More recently these same capabilities were reported to have been used by the Iranian Government to monitor protestors. The Wall Street Journal reported that Nokia Siemens had sold telecommunications technology to the Iranian telecommunications company, and this technology included the 'lawful intercept' standard (though the Wall Street Journal contended that this enabled data interception, Nokia states that it only gave voice intercept capability). This technology is now in place to permit the Iranian government to 'lawfully' intercept the voice communications of opponents to the Government. Nokia responded just as Vodafone did: they were compelled to include these backdoors into the technology by European standards.2 In light of this, it is perhaps less surprising to hear that the Iranian elite military force, the Islamic Revolutionary Guards Corps, completed a takeover of majority share in the Iranian telecommunications company in October 2009.3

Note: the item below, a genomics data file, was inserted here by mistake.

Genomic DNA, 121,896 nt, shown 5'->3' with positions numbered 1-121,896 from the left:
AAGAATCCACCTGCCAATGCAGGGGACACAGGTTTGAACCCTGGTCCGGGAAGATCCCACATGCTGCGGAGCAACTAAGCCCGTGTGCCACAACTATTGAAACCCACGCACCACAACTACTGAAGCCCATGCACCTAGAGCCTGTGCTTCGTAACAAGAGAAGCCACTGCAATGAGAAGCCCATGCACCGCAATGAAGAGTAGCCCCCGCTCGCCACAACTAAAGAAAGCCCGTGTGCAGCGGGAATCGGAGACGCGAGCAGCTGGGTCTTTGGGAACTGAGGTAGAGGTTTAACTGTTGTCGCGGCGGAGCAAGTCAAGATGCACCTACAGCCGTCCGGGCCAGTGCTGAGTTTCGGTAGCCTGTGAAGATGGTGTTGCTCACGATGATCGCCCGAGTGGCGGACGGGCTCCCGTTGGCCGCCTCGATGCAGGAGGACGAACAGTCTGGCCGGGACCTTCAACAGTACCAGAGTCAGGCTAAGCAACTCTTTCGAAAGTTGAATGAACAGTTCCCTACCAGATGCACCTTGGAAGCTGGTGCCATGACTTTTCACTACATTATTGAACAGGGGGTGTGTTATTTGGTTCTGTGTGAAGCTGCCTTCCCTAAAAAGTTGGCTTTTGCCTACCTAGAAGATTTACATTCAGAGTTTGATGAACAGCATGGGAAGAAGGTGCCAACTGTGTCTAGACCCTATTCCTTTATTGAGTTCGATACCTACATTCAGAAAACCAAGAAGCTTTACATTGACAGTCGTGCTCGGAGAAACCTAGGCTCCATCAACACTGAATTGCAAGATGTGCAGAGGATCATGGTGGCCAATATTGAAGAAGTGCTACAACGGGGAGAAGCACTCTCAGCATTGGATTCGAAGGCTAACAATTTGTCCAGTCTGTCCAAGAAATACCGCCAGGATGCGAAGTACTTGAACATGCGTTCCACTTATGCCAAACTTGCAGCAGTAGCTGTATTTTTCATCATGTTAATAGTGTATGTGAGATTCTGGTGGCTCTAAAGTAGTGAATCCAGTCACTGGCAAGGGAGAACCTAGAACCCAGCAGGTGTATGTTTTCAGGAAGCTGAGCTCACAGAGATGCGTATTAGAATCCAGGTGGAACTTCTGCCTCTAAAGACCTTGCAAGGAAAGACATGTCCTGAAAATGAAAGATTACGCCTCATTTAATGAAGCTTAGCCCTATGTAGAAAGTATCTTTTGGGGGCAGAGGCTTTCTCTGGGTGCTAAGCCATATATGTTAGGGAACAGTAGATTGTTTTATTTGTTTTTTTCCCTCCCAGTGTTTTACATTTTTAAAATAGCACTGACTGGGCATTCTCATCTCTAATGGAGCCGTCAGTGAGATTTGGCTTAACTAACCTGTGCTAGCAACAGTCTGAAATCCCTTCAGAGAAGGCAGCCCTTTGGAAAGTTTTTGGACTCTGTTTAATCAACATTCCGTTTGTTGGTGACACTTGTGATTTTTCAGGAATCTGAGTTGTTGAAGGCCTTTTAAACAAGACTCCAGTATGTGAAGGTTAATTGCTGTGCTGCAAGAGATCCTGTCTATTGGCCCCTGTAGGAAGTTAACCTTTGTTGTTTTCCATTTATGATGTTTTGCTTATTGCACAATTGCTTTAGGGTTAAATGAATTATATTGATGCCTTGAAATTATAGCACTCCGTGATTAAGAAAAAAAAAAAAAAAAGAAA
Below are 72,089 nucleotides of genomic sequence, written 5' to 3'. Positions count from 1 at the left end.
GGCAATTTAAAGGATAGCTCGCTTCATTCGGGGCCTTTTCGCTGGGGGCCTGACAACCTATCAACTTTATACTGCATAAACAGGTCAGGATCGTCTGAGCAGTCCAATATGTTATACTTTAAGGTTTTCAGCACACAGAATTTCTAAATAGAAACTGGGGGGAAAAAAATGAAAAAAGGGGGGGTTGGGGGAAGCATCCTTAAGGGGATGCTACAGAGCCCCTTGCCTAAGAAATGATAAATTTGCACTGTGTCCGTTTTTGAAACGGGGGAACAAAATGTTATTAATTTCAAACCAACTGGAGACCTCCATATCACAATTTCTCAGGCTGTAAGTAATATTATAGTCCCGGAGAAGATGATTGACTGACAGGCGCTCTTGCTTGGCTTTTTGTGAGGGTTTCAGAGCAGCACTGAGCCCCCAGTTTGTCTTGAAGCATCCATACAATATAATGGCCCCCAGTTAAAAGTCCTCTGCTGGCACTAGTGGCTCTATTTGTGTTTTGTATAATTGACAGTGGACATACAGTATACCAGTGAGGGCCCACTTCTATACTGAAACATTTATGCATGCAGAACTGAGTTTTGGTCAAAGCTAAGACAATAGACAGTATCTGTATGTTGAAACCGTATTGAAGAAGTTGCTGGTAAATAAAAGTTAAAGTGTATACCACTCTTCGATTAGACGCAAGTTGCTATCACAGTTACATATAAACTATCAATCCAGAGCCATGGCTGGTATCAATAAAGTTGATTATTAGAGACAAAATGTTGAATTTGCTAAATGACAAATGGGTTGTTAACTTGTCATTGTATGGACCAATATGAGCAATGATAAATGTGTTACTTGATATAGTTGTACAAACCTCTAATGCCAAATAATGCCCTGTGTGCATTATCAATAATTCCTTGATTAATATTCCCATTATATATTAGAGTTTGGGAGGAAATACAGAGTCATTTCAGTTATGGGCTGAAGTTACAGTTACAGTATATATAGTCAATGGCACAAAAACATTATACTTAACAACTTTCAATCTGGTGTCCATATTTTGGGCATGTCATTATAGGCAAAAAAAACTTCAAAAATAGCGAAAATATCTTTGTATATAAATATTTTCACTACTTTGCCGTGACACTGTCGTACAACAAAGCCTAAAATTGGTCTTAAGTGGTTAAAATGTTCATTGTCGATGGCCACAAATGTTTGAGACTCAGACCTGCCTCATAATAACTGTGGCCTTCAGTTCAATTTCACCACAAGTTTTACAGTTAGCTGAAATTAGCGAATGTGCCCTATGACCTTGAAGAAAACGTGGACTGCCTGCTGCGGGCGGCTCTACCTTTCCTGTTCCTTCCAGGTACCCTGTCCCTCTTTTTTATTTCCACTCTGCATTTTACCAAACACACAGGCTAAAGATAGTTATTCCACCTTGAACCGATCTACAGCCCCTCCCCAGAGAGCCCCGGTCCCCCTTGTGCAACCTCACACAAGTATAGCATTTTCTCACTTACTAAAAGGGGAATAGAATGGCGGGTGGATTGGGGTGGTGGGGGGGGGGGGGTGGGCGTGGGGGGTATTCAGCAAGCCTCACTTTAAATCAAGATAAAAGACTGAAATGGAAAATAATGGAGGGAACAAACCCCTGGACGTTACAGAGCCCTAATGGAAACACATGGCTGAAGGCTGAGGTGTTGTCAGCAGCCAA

Democratising political surveillance

With these technological changes, and with the advances in the use of the internet and modern databases, political surveillance no longer needs to be targeted or requires vast amounts of resources. Through a simple subpoena or unwarranted access, vast amounts of personal information on individuals may be accessible by government authorities. Much of this information would have been previously inaccessible to governments. As recent examples:

  • In October 2008 the U.S. Department of Justice issued a subpoena to Indymedia's website administator to disclose "all IP traffic to and from".4 These logs would disclose the identifying information behind all visitors to the website, all journalists and commentators who posted content.  Indymedia was also gagged from disclosing the fact that it had received the subpoena.
  • In August 2009 Azerbajiani police questioned a number of individuals who had logged a vote using text messaging for an Armenian artist in the Eurovision song contest. Eurovision organisers later stated that they may ban countries from the competition if broadcasters disclose information about voters' identities.5